(a+b)^1/2 and Square root (-4)^2=? I'm new to learning algebra. I know what (a+b)^2 is. But then I thought what happens with ^1/2 or ^1/4. Can someone explain me?

Also I have 2 questions in my book. Square root of 4^2= I calculated it by multiplying by ^1/2= 2/2=1, so I get 4^1 is 4. Then I got a question: Square root of (-4)^2. Doing the same steps here I ended up with -4. Is that correct?

I'm sorry if it is not wel explained. If something is unclear I'll try explaining diffrent.

  • $\begingroup$ proofwiki.org/wiki/Exponent_Combination_Laws and see also : en.wikipedia.org/wiki/Principal_value $\endgroup$ Commented Aug 9, 2014 at 16:47
  • $\begingroup$ Since $(-4)^2 = 16$, then the ordinary, real-number square root $((-4)^2)^{1/2} = 16^{1/2} = \sqrt{16} = 4$. $\endgroup$
    – murray
    Commented Aug 9, 2014 at 16:48
  • $\begingroup$ I forgot the rule of BEDMAS. I should indeed have done brackets first. Thank you for that answer. $\endgroup$
    – user168852
    Commented Aug 9, 2014 at 16:51

3 Answers 3


When you raise $x$ to the $\frac{1}{2}$ power, that means you are taking the square root of $x$. So $x^{\frac{1}{2}} = \sqrt{x}$. Similarly, $(a + b)^{\frac{1}{2}} = \sqrt{a + b}$.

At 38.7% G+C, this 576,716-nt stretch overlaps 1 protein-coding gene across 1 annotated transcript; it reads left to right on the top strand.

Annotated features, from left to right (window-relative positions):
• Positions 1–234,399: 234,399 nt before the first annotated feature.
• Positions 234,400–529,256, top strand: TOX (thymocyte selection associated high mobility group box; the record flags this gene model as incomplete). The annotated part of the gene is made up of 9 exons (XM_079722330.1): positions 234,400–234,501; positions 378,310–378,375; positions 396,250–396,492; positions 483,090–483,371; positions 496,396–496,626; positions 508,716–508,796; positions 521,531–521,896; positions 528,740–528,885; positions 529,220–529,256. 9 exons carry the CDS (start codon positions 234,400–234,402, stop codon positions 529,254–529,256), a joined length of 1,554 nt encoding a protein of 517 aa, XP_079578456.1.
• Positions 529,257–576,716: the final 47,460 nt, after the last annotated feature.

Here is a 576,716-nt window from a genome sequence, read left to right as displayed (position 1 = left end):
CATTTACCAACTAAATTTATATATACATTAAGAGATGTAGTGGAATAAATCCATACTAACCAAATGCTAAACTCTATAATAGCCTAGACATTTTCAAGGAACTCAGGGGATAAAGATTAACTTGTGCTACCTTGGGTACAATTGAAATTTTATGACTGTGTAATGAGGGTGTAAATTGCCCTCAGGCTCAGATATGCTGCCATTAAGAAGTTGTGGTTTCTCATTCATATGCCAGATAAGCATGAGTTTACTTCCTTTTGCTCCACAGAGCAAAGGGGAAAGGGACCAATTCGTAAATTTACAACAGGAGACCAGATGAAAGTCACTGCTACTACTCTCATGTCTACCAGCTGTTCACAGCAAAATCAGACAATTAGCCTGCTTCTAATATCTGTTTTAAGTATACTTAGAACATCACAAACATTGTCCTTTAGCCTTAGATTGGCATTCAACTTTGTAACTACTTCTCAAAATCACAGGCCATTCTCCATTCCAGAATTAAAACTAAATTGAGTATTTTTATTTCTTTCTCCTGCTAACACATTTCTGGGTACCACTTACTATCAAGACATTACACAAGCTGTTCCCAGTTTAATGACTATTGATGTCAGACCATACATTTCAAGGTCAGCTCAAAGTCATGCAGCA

Because of this, you can easily figure out what, for example, $4^{\frac{1}{2}}$ is. Since this is just $\sqrt{4}$, and you know that $\sqrt{4} = 2$, then we have $4^{\frac{1}{2}} = 2$.

Can you figure out what $9^{\frac{1}{2}}$ is? What about $16^{\frac{1}{2}}$?

Now, when you take the square root of anything, it is always a positive number. So if you have $\sqrt{ (-4)^{2}}$, first you square the $-4$ on the inside. This makes the problem become $\sqrt{16}$, and you know that $\sqrt{16} = 4$. This is why $\sqrt{ (-4)^{2}} = 4$. It's because you first square the inside, and the square root is always a positive number.


Well you might have looked into


This is actually derived using BIOMIAL THEOREM. Similarly


for all real values of 'x' are derived using BINOMIAL THEOREM. If you are new to algebra BINOMIAL is a bit complex.

Actually we say $\left(a+b\right)^{\frac{1}{2}}$ as the square root of (a+b) written as $\sqrt{\left(a+b\right)}$.

And in the problem the first case is


Now $\left(16\right)^{\frac{1}{2}}$ is actually either +4 or -4 as both of them square yields 16.

That is


So for the second part


yields the same answer +4 or -4.

  1. There is no rule for simplifying $\sqrt{a+b}$

  2. $(-4)^2 = -4 \cdot -4 = 16$

  3. $4^2$ cannot be calculated by applying an exponent of $\frac{1}{2}$ because it changes the question "what is the square of 4?"


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